WAT Files to Gephi Graphs

I’ve been playing with a large collection of WAT files. WAT files, specified here, are a collection of web archived metadata records. They’re a lot easier to move around and deal with than the full WARC files: i.e. they’re on the scale that you can put a few on a thumb drive, or years upon years of collections on a standard portable hard drive, rather than the storage arrays you need to deal with oodles of WARCs.

There was a bit of a learning curve for me, however, so I wanted to share the steps that I took to take a WAT file and generate a link visualization.

I’m not really going to dwell on results, because I literally generated these this morning. I plan to get longitudinal data between 2005 and 2014. I’m not convinced the networks themselves are going to be key, but the reports I can generate in Mathematica and Gephi should be useful.

And in any case, maybe this’ll help you.

Step One: Using Web Archive Analysis Workshop to Extract Data from WAT Files

Much of this followed the examples set out in the Web Archive Analysis Workshop, specifically:

Extracting links

$PIG_HOME/bin/pig -x local -p I_WATS_DIR=$DATA_DIR/derived-data/wats/*.wat.gz -p O_LINKS_DATA_DIR=$DATA_DIR/derived-data/canon-links-from-wats.gz pig/wats/extract-surt-canon-links-with-anchor-from-warc-wats.pig

Creating a Host Graph

$PIG_HOME/bin/pig -x local -p I_LINKS_DATA_DIR=$DATA_DIR/derived-data/canon-links-from-* -p O_HOST_GRAPH_DIR=$DATA_DIR/derived-data/graph/host.graph/ pig/graph/convert-link-data-to-host-graph-with-counts.pig

And then creating link graph data:

$PIG_HOME/bin/pig -x local -p I_LINKS_DATA_NO_TS_DIR=$DATA_DIR/derived-data/graph/host.graph/ -p O_ID_MAP_DIR=$DATA_DIR/derived-data/graph/host-id.map/ -p O_ID_SORTEDINT_GRAPH_NO_TS_DIR=$DATA_DIR/derived-data/graph/host-id-sortedint.graph/ pig/graph/convert-link-data-no-ts-to-sorted-id-data-no-ts.pig

Once we have this data, here’s what I did.

Step Two: Taking Data into Mathematica (you could adapt) to generate source/target information

In Mathematica, I ran the following code:

data = Import[
   "/Users/ianmilligan1/political-collection-research/sample-dataset/\
derived-data/graph/host-id-sortedint-canadian-labour-2014-09.graph/\
graph.tsv", "Data"];

results = Reap[
   Do[
    Sow[
      line = data[[x]];
      Thread[ToExpression[line[[1]]] -> ToExpression[line[[2]]]]];
    , {x, Range[1, Length[data], 1]}]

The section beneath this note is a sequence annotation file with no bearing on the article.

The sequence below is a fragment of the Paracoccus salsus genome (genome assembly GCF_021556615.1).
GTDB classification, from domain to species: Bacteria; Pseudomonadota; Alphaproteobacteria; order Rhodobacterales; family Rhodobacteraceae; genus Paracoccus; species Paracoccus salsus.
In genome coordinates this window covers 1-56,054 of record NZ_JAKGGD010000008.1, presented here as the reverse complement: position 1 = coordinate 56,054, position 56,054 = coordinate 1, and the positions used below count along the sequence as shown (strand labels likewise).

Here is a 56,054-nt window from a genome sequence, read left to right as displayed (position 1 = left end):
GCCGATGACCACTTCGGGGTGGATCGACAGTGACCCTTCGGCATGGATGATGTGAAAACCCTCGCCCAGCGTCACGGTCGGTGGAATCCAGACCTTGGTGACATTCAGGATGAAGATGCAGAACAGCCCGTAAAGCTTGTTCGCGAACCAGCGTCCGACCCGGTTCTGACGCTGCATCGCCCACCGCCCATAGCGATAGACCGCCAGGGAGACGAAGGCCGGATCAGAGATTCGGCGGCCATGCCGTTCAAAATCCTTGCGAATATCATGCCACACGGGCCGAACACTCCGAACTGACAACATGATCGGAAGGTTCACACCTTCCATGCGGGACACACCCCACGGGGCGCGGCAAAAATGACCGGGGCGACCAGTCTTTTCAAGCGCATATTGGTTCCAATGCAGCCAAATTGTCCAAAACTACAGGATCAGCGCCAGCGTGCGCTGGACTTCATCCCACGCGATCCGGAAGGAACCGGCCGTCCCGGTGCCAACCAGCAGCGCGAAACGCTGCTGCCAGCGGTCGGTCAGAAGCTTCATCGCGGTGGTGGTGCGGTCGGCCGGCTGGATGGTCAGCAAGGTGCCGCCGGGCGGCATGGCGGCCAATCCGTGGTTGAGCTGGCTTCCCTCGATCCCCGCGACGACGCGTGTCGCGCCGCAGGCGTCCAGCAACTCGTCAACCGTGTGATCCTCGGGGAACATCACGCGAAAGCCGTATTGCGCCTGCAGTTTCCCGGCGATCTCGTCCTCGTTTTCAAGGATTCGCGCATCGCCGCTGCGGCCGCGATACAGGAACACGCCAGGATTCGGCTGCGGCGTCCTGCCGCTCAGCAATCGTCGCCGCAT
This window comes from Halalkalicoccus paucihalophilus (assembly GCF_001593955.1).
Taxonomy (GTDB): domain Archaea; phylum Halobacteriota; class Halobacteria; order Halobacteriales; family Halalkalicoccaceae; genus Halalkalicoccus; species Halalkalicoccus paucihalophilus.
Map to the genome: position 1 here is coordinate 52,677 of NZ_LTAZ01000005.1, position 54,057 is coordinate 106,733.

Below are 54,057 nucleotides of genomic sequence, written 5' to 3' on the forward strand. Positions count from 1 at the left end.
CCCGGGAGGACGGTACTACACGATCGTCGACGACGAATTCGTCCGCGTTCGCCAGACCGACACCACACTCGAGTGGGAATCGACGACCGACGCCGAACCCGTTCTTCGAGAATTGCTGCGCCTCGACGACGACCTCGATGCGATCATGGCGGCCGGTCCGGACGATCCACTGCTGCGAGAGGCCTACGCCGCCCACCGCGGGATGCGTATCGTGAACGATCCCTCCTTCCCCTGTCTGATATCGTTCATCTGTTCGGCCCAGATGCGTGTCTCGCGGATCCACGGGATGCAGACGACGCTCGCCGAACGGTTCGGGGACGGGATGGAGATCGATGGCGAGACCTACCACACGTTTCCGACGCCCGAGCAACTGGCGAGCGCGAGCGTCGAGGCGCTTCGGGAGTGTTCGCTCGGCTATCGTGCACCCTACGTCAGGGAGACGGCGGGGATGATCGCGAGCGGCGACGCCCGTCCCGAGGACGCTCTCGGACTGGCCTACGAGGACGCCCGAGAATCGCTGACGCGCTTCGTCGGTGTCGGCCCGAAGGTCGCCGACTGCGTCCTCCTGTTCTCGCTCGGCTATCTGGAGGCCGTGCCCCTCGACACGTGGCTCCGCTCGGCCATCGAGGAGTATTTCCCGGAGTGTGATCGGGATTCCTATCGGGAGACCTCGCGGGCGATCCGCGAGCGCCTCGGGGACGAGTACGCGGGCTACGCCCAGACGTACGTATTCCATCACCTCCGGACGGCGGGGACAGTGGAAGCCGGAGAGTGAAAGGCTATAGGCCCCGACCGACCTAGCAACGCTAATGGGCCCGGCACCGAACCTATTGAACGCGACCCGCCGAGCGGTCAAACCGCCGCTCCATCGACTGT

];

graphdata = results[[2]][[1]];

This code basically imports our host-id-sorted-int data, and then breaks it apart so that it’s a long list of HOST –> DESTINATION format. Once it’s in Mathematica, we can use its own graphing/networking suite, or we can throw it into Gephi.

The results are akin to:
Screen Shot 2015-01-09 at 5.55.27 PM

Step Three: Wrangle into Gephi

I prefer using Gephi, so I export it using:

Export["/users/ianmilligan1/desktop/2014data.net",
 Flatten[graphdata], "Pajek"];

I open the file into Gephi. The problem is that the labels aren’t there by default (as seen above, we’re dealing with numerical representations). To get labels, I do the following:

  1. export the nodes and the edge spreadsheets using the export function in the data library;
  2. I open up the following file: ../derived-data/graph/id.map/part-m-00000 which has a list of what each number represents;
  3. I paste the list of URLs into the ‘label’ list of the node spreadsheet.
  4. I then re-import them back into the program using the Data Laboratory, and begin to visualize it. It’ll look like this for NODES:

Screen Shot 2015-01-09 at 6.03.57 PM

And this for EDGES:

Screen Shot 2015-01-09 at 6.04.30 PM

In Gephi, I do the following. I’m not an expert, by any means, but turn to our trusty pre-release copy of the Historian’s Macroscope for help. In the lower right, under ‘layout,’ I select ‘Force Atlas 2’ and let it run. It takes a while, so I sometimes raise the scaling up to 200 just to get things going.

Screen Shot 2015-01-09 at 6.03.30 PM

We then need to look for the data we want to find. In this case, I want to find websites that have the most inbound links – the most inbound central. I set up a ranking in the upper left like so:

Screen Shot 2015-01-09 at 6.05.57 PM

And then decide to filter using the filters in the right panel, like so:

Screen Shot 2015-01-09 at 6.05.09 PM

With a filter, I ‘select’ it, and then click on the visualization pane at the bottom of the window (there’s a little triangle that will bring it up), and select “Hide node/edge labels if not filtered” on the label tab.

Finally, in the ‘preview’ tab, I select ‘show labels,’ make it size 12, proportional to the links, and begin to export. Here’s some results – Canadian labour movement WETs in 2009 [download full PDF here]:

Screen Shot 2015-01-09 at 6.08.40 PM Here we see in December 2009 that the central in-bound links were to thinks like: CanadianLabour.ca, the Canadian Labour Congress, the Canadian Union of Public Employees, PolicyAlternatives.ca, as well as Facebook, YouTube, the Flash viewer, and Adobe Acrobat readers.

By September 2014, the story is different [download full PDF here]:

Screen Shot 2015-01-09 at 6.11.01 PM

 

Screen Shot 2015-01-09 at 6.13.15 PM

We instead see other new hubs: YouTube, Facebook, Twitter, LinkedIn, etc. but also hubs like parliamentary webpages, David Suzuki (environmental concern?). But alas, hunger called, workshops needed to be prepped. Will look at this more later next week.

 

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